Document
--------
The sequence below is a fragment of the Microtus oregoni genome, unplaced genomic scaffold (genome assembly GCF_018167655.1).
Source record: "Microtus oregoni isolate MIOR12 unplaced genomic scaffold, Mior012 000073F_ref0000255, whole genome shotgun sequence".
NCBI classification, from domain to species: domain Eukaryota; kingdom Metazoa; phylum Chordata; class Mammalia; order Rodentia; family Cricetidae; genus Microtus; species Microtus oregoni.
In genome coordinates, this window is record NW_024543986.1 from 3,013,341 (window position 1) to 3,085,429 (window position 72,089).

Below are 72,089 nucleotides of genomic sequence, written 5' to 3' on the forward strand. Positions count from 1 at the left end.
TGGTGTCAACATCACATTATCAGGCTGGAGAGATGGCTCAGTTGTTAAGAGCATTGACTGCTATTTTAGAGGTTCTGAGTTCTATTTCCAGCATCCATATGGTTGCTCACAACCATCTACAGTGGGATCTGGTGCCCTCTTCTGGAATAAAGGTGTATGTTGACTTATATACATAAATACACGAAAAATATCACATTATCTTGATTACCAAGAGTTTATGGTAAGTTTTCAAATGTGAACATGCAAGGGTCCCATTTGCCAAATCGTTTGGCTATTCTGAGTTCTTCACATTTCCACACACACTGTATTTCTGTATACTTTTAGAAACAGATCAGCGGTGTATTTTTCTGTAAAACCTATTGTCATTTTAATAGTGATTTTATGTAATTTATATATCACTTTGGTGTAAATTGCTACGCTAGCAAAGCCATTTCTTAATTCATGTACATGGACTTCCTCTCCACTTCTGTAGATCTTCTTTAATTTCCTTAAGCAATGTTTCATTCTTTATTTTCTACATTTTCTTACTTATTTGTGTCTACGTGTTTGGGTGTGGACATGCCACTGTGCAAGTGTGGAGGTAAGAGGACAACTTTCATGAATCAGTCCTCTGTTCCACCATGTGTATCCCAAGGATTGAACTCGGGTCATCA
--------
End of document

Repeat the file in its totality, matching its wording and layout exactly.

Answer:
The sequence below is a fragment of the Microtus oregoni genome, unplaced genomic scaffold (genome assembly GCF_018167655.1).
Source record: "Microtus oregoni isolate MIOR12 unplaced genomic scaffold, Mior012 000073F_ref0000255, whole genome shotgun sequence".
NCBI classification, from domain to species: domain Eukaryota; kingdom Metazoa; phylum Chordata; class Mammalia; order Rodentia; family Cricetidae; genus Microtus; species Microtus oregoni.
In genome coordinates, this window is record NW_024543986.1 from 3,013,341 (window position 1) to 3,085,429 (window position 72,089).

Below are 72,089 nucleotides of genomic sequence, written 5' to 3' on the forward strand. Positions count from 1 at the left end.
TGGTGTCAACATCACATTATCAGGCTGGAGAGATGGCTCAGTTGTTAAGAGCATTGACTGCTATTTTAGAGGTTCTGAGTTCTATTTCCAGCATCCATATGGTTGCTCACAACCATCTACAGTGGGATCTGGTGCCCTCTTCTGGAATAAAGGTGTATGTTGACTTATATACATAAATACACGAAAAATATCACATTATCTTGATTACCAAGAGTTTATGGTAAGTTTTCAAATGTGAACATGCAAGGGTCCCATTTGCCAAATCGTTTGGCTATTCTGAGTTCTTCACATTTCCACACACACTGTATTTCTGTATACTTTTAGAAACAGATCAGCGGTGTATTTTTCTGTAAAACCTATTGTCATTTTAATAGTGATTTTATGTAATTTATATATCACTTTGGTGTAAATTGCTACGCTAGCAAAGCCATTTCTTAATTCATGTACATGGACTTCCTCTCCACTTCTGTAGATCTTCTTTAATTTCCTTAAGCAATGTTTCATTCTTTATTTTCTACATTTTCTTACTTATTTGTGTCTACGTGTTTGGGTGTGGACATGCCACTGTGCAAGTGTGGAGGTAAGAGGACAACTTTCATGAATCAGTCCTCTGTTCCACCATGTGTATCCCAAGGATTGAACTCGGGTCATCA